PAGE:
BANTER BITE BACKSTORY: Although Hispanic Heritage Month started in 1968 as a week-long event, Red, the straight-A student and lover of history, is a bit embarrassed that she didn't know about it, but the theater major in her realizes they're under-represented (and misrepresented) in the movies. When we talked about the comparison of "In The Heights" to "West Side Story," Black wasn't only focused on the business aspects but also how it reflects the times, and now is interested in the many contributions (including patents) made by Latinx, and the need for inclusion and diversity.
P.S. – We were both curious why the month-long celebration begins mid-month (September 15) and discovered it's in honor of the anniversaries of national independence for many Latin American countries.
Can something be "new" if it's made with "old" ingredients?
BANTER BITE BACKSTORY: Black's fascinated by the business and marketing aspects of food mash-ups (especially the multi-generational angle), while Red's excited that her beloved Dunkin' has collaborated with Post Cereals and there's now Dunkin' cereal (and both of us love the tag line, "Now you can have your coffee and eat it, too!). Funny thing is that we've all probably been doing our own "mash-ups" for years (ok, maybe not Black).
September 11 is a date on the calendar, but "9/11" is a date in history.
BANTER BITE BACKSTORY: Much like JFK's assassination was to an older generation (although Black's old enough to be included), we both remember exactly what we were doing when we first heard the news of the attacks on the Twin Towers, Pentagon, and Flight 93; but, interestingly, how we reflect on 9/11 is a bit of a role reversal.
Red, being a lover of history, thinks about 9/11 unemotionally, focuses on what led up to it and what has happened since, although she doesn't deny the feelings of total disbelief and sadness. Black, usually the pragmatic sister, remembers the power of the emotions the country felt. First, feelings of shock and grief, immediately followed by an overwhelming need to help, and then the realization that what makes America great is our collective pride, courage, and compassion. Feelings that 20 years later are difficult to forget … or are they?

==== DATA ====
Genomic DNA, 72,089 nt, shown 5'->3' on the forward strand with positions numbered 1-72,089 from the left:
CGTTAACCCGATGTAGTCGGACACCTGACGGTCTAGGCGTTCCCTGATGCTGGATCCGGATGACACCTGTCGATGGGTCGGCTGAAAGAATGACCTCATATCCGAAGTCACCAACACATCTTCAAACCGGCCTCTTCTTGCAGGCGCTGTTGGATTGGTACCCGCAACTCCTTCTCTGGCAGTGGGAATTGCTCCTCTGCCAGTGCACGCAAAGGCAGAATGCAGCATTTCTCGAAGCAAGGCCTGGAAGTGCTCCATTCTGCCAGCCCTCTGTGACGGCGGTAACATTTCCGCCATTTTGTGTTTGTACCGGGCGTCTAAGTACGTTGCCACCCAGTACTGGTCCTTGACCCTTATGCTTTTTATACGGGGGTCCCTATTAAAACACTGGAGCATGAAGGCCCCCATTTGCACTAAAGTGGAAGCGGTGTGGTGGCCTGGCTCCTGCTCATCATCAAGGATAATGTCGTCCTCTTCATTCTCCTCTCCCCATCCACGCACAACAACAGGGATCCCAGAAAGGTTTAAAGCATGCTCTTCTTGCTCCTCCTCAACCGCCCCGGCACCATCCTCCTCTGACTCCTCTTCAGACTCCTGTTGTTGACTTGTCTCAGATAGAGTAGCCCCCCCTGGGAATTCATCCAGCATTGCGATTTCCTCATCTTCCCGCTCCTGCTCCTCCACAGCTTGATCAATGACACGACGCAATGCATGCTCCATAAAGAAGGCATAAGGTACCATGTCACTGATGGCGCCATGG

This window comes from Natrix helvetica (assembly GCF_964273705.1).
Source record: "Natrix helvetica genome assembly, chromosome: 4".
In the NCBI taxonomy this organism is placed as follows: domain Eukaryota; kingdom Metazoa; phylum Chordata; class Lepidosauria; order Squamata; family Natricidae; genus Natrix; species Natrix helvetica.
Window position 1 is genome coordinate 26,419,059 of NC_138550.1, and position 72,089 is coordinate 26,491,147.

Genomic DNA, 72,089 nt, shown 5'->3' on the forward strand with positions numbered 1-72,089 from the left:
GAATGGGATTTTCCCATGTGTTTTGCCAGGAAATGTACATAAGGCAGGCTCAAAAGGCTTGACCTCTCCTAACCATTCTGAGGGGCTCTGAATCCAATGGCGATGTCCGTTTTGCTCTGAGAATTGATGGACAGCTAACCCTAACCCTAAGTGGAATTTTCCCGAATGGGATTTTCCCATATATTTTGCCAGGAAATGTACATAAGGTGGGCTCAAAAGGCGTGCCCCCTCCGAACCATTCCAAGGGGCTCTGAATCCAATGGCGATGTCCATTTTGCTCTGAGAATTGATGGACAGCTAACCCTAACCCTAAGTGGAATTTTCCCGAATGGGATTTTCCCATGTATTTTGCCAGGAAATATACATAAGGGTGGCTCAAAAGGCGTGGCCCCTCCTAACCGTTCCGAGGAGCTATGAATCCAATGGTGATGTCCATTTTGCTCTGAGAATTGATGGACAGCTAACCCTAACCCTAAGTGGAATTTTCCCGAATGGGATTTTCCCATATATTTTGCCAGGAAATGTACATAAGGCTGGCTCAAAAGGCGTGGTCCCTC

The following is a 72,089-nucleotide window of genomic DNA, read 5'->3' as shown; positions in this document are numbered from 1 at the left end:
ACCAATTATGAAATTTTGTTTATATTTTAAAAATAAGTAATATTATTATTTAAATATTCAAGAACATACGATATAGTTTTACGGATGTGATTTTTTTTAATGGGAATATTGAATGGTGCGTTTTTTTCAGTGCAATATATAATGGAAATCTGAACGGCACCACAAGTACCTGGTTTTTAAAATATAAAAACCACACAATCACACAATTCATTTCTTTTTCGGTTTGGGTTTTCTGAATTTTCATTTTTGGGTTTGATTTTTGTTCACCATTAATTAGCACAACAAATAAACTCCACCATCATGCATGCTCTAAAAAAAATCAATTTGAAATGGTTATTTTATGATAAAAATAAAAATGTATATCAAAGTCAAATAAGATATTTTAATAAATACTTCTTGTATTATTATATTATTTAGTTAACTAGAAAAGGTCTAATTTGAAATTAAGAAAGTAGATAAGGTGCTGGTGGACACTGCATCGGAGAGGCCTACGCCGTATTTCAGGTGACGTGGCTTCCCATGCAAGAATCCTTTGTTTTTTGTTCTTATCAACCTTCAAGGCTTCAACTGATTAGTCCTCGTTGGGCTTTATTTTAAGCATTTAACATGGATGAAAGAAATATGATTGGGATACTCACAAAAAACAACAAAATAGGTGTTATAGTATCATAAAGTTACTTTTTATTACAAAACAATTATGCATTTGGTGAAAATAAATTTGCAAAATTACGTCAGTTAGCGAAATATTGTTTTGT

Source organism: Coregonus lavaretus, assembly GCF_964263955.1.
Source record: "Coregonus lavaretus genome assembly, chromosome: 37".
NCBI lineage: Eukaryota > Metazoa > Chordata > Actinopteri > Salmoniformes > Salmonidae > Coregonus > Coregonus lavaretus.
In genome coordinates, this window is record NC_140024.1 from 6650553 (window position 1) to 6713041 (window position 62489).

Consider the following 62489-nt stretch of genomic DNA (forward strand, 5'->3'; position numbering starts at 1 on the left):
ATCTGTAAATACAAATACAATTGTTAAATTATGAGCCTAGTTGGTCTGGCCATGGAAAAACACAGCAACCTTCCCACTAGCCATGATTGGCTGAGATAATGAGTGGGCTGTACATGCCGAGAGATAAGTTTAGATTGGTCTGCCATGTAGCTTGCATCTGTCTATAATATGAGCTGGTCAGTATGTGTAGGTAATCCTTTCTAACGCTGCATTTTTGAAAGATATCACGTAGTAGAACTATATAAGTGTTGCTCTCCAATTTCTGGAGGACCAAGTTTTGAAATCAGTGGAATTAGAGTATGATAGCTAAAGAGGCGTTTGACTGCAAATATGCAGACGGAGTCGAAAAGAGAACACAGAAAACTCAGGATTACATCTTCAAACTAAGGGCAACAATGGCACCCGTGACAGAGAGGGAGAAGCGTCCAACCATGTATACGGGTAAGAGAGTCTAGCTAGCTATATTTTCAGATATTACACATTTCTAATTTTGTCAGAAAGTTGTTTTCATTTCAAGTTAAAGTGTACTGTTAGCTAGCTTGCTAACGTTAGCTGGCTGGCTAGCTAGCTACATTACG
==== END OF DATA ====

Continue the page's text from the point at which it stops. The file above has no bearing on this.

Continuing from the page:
Rightfully so, there's an overwhelming number of TV specials about 9/11, its history, the 20-year aftermath, the politics. And a long list of books, ranging from facts and research to opinions and viewpoints to first-hand accounts. Red, of course, favors the movies, and one that stands out is 'Worth," which explores the facts from the perspective of a story (vs. a documentary) while still conveying the power of the events and the people touched by them.
But what about all the young people (like Red's oldest daughter, who was only three at the time, or her youngest, who wasn't even born) who are only experiencing 9/11 through the eyes of others? What do you want them to know or remember? Perhaps, John Kerry said it best,
Remember the hours after September 11th, when we came together as one to answer the attack against our homeland. We drew strength when our firefighters ran up the stairs and risked their lives so that others might live. When rescuers rushed into smoke and fire at the Pentagon. When the men and women of Flight 93 sacrificed themselves to save our nation's Capitol. When flags were hanging from front porches all across America, and strangers became friends. It was the worst day we have ever seen, but it brought out the best in all of us.
So, on the 20th anniversary of 9/11, never forget … the best in all of us.